Many times we make our New Year's resolutions with a "wink, wink" attitude – not losing any sleep if we break them – or come up with unrealistic resolutions we know will be nearly impossible to keep, like vowing to stay off chocolate for all of 2013.
But what about those work-related resolutions, the ones that could have a lasting impact on your career? These professional promises are just as important to make and keep, if not more so. Work-related resolutions can help you interact better with co-workers and clients, get a jumpstart on an important project or help you make the necessary changes to land a better paying, more fulfilling job down the road.
Set simple, achievable goals
Before you start dreaming up lofty goals for 2013 that could lead to a letdown, try taking a deep breath and consider some resolutions that are uncomplicated, reachable, but also effective.
Anne Brown, author of "Grad to Great: Discover the Secrets to Success in Your First Career" (Dalidaze Press, $18.50), says learning how to set goals effectively will make you a more productive worker and help you realize your aspirations sooner.
"Learn to set goals that are measurable," Brown suggests. "For example, instead of stating that you want to get more experience in your chosen field, make it a goal to obtain an internship with one of 10 specific companies in the next two months."
Build a strong professional network
Learning how to forge and maintain strong, positive relationships with professional colleagues is vital in today's working world.
If your plans for next year include trying to land a promotion or receive a glowing job recommendation from a co-worker or manager, having a solid professional network will be key.
"Research shows that networks can help us find better jobs and improve our productivity in the ones we have," says career expert Jeanne Hurlbert. "It also shows that social networks can increase our job satisfaction – if we build the right kind of business networks that create a mix of weak and strong ties."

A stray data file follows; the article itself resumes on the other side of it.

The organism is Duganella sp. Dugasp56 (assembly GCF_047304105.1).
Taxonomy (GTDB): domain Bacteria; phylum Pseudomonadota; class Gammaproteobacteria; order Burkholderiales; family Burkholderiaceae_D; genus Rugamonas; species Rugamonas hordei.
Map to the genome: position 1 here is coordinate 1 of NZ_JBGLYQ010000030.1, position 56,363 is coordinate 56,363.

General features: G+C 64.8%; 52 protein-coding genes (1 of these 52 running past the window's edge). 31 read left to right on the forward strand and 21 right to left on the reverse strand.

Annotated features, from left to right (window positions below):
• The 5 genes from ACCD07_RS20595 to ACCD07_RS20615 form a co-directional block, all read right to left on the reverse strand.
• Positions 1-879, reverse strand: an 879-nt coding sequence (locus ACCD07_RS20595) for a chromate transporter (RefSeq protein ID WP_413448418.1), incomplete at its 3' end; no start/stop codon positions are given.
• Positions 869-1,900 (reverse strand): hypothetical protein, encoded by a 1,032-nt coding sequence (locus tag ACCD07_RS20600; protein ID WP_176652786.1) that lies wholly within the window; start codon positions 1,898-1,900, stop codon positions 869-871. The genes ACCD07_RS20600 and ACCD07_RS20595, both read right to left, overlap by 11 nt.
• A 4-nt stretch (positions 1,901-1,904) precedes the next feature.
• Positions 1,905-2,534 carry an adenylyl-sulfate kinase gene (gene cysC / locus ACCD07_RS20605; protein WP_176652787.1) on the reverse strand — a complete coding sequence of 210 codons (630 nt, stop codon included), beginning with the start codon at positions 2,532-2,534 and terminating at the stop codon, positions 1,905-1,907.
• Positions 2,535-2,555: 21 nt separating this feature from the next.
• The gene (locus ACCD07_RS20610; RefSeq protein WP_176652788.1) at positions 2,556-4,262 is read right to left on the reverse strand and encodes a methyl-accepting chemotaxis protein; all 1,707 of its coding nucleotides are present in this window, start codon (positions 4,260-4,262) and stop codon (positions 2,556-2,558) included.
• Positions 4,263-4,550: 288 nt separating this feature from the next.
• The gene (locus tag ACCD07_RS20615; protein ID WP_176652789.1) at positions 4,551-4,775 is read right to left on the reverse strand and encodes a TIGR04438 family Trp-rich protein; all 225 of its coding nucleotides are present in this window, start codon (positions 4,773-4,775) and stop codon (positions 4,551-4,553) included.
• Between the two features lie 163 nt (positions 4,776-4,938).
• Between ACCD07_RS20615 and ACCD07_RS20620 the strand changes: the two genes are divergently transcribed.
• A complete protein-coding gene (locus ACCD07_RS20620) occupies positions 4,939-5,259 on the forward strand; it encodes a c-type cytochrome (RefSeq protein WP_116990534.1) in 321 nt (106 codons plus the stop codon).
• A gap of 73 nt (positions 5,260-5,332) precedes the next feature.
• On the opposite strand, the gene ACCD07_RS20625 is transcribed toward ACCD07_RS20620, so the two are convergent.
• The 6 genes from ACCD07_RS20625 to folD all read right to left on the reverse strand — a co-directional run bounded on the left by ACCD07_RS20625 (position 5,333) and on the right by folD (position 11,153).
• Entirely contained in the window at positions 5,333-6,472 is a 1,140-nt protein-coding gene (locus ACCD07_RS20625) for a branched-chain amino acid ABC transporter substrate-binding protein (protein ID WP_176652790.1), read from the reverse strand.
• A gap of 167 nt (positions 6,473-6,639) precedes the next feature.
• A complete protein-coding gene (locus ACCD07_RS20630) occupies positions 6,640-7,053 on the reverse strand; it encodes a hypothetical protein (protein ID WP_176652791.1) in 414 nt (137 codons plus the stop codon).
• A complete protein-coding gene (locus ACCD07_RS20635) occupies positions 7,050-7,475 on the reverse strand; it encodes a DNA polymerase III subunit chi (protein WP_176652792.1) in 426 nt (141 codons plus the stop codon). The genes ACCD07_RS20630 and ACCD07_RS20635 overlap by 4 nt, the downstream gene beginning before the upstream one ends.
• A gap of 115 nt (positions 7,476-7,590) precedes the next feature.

Keep a positive attitude
Sometimes it may seem impossible to stay upbeat at work, especially if a co-worker rubs you the wrong way on a daily basis.
If certain aspects of your job annoy or upset you, try to make positive adjustments to your daily routine, Brown says. Taking steps such as adding daily exercise or carving out an extra 15 minutes of "you" time in the morning can help ease the stress of work.
"Believe that everyone acts with the best of intentions," Brown says. "If someone does something that upsets you, take a deep breath and try to see the situation through their eyes."
Also, avoid talking negatively about your company or co-workers, especially while on the job.
Katy Piotrowski, author of "The Career Coward's Guide to Changing Careers" (JIST, $10.95), says "bad-mouthing your company, coworkers, or boss" could "end up tainting you like a bad smell."
"If you need to vent, find a safe friend not associated with your employment," she says.
Revise your resume
Resumes can easily become outdated, especially if you have recently changed positions within your company. Be sure to highlight your new responsibilities on your resume as this is an area that cannot be disregarded.
"To make a resume stand out from the competition, job seekers need to ensure the ‘profile' section at the top of the resume details the specific core competencies they possess," says resume consultant Kathy Sweeney.
And remember to focus on what you've achieved.
"Accomplishments are usually measured in increases in revenue or productivity, decreases in costs, development, or implementation of processes or procedures that reduce the time it takes to complete a task," Sweeney says. "It is best to have numbers, whether it is dollar figures or percentages."
A clean cubicle is a happy cubicle
We all let our workspaces get sloppy at times – stacks of folders and documents, leftover food wrappers, that electric bill you were supposed to mail in January of 2003.
You may be surprised how a little tidiness can be uplifting, says Shawn Graham, author of "Courting Your Career: Match Yourself with the Perfect Job" (JIST, $12.95)
"If your desk looks like a disaster area and you're still looking for the report you lost three weeks ago, now is the time to clean house," Graham says. "Use the New Year as an excuse to do a little ‘spring cleaning' around the office."